Advice on Happiness from R' Aharon Karliner
A Letter from Reb Aaron HaGadol (Karliner)
Unedited, free translation by Obormottel
"Sadness by itself is no sin, but the apathy (lit. 'numbness of the heart') that sadness brings about, no other sin can bring about. Mikva by itself is no mitzvah - since Tvilas Ezra was annulled - but the goodness that mikva brings, no other mitzvah brings.
"In this context, joy (as opposed to sadness) is not to be understood as the joy of doing a mitzvah because the joy of a mitzvah is a high level and it cannot be expected that every Jew be of lofty spiritual stature. However, we mean simply “not-sadness.” Simply put, an understanding that if a Jew doesn’t go around happy about the mere fact that he is a Jew, then he is an ingrate towards the Heaven. It’s a sign that he never really understood the blessing 'You did not make me a gentile.' This Jew is busy contemplating, 'am I a chossid or am I not?' This thinking is pure haughtiness. A chossid?! You’re a Jew!
"Sadness is the lowest level of hell, heaven forfend. What is sadness? The interpretation of sadness is a feeling of “I'm entitled to this or that” and “I’m lacking this or that,” i.e the false sense of entitlement and lack of gratitude, both in spiritual and in mundane affairs.
"If I change places with Avrohom Avinu (and reach all his lofty spiritual levels), what will G-d gain from this? Nothing! He wants me - He already has one Avrohom...
"Bitterness means broken-heartedness. It is a feeling that I haven’t even started on my journey of life since it's impossible to advance even a hairs-breadth without self-sacrifice. And if I have self-sacrifice, then there can be no sadness (which is the opposite of self-sacrifice). If I haven’t even begun the job I was sent here to do - how can I feel entitled, how can I lack anything?! And despite my being derelict from my duties, I still draw breath, I still have all that I need - that’s a great joy and I don’t feel like I’m owed anything. The bitterness that brings about this realization is actually good.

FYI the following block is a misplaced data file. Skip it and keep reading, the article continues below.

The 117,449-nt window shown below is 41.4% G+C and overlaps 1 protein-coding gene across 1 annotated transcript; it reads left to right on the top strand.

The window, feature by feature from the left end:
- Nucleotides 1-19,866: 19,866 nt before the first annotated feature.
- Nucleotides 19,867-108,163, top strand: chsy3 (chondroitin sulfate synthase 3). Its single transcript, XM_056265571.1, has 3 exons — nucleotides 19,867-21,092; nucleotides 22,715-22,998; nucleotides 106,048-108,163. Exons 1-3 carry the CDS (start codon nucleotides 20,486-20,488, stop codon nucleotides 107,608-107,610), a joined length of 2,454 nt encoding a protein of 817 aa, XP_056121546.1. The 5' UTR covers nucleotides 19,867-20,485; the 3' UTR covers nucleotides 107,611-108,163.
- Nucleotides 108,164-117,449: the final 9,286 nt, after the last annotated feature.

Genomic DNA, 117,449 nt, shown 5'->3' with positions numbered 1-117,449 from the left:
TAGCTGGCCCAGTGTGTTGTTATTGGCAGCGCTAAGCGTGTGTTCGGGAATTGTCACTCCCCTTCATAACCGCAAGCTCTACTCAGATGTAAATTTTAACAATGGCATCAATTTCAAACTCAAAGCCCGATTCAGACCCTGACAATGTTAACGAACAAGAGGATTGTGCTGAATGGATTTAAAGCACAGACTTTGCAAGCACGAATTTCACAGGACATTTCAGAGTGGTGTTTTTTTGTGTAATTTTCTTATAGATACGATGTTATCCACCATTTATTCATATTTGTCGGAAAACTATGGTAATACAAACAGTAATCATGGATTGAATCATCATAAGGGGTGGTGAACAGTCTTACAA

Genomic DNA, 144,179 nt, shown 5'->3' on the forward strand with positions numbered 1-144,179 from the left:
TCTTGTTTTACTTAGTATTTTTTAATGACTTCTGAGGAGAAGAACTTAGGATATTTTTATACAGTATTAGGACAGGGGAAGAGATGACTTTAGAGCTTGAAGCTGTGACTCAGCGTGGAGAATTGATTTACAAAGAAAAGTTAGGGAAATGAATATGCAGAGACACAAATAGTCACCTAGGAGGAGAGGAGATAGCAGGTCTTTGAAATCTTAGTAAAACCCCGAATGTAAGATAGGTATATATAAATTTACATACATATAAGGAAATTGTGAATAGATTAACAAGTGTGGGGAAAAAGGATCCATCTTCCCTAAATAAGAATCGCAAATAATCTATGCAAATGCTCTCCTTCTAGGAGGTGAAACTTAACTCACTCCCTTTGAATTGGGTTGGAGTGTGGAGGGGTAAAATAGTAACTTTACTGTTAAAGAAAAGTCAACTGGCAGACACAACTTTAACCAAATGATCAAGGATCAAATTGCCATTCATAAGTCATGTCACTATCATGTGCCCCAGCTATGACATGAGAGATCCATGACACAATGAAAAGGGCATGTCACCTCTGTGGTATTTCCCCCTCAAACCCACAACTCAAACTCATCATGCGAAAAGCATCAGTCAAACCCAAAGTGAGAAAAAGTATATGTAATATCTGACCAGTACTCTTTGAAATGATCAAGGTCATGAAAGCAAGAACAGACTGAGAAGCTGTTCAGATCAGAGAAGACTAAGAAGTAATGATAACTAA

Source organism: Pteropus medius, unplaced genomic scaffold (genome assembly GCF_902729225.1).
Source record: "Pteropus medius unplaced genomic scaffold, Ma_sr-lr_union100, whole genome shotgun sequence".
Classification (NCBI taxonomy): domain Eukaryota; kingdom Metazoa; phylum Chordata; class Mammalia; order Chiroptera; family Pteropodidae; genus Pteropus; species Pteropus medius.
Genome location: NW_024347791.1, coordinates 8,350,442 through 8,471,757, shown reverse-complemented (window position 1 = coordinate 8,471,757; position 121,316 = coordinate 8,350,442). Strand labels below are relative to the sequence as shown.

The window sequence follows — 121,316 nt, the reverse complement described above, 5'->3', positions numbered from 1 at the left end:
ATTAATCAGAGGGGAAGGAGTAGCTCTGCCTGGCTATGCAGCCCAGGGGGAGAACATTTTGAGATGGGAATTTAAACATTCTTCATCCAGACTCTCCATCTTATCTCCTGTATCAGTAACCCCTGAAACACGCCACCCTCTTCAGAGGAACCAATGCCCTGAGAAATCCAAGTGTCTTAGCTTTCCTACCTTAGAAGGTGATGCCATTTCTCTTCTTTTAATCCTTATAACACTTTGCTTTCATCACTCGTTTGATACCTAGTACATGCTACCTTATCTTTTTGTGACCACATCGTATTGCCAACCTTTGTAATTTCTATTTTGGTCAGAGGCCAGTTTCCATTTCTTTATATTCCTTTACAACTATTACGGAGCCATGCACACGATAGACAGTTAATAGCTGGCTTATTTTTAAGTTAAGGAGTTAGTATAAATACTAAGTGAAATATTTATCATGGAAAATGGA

"However, between bitterness (positive) and sadness (negative) is a mere hair’s-breadth of distance. The truth is, the entire Torah is dependent on a hair’s-breadth of distance, as is proven in the laws of shchita (slaughtering): if the majority of the simonim are cut, the animal is kosher. But if only exactly half are, then it's treif. The distance that determines majority is merely a hair’s-breadth.
"YUNGELEIT! YE LADS!
"Ascend to heavens, descend to depths. (“Yaalu hashomayimo, yordu tehomos”). Once you’re treading the waters of tzubrechenkeit (brokenness), you can end up descending into the depths of sadness. Although young people need to learn the difference between sadness and bitterness through their own work, nevertheless let me share with you the following:
"A sign that the soul-searching is brought about by sadness, Heaven forbid, and not by bitterness, is that it causes us to be lethargic, and we can’t stand our own selves and certainly not anyone else. We’re angry and critical - that’s the sign that our feelings of inadequacy were brought on by sadness.
"But following bitterness, we can’t fall asleep. We realize we can’t just be heartbroken. We have not even begun working! So we grab a Gemoro; we pray; we’re happy to see another Jew. We love others, we're not angry or irritable, and we don’t hold ourselves to any level.
"But beware: the best and most refined type of bitterness touches on sadness, Heaven forfend. Whereas the littlest of joys grows out of holiness."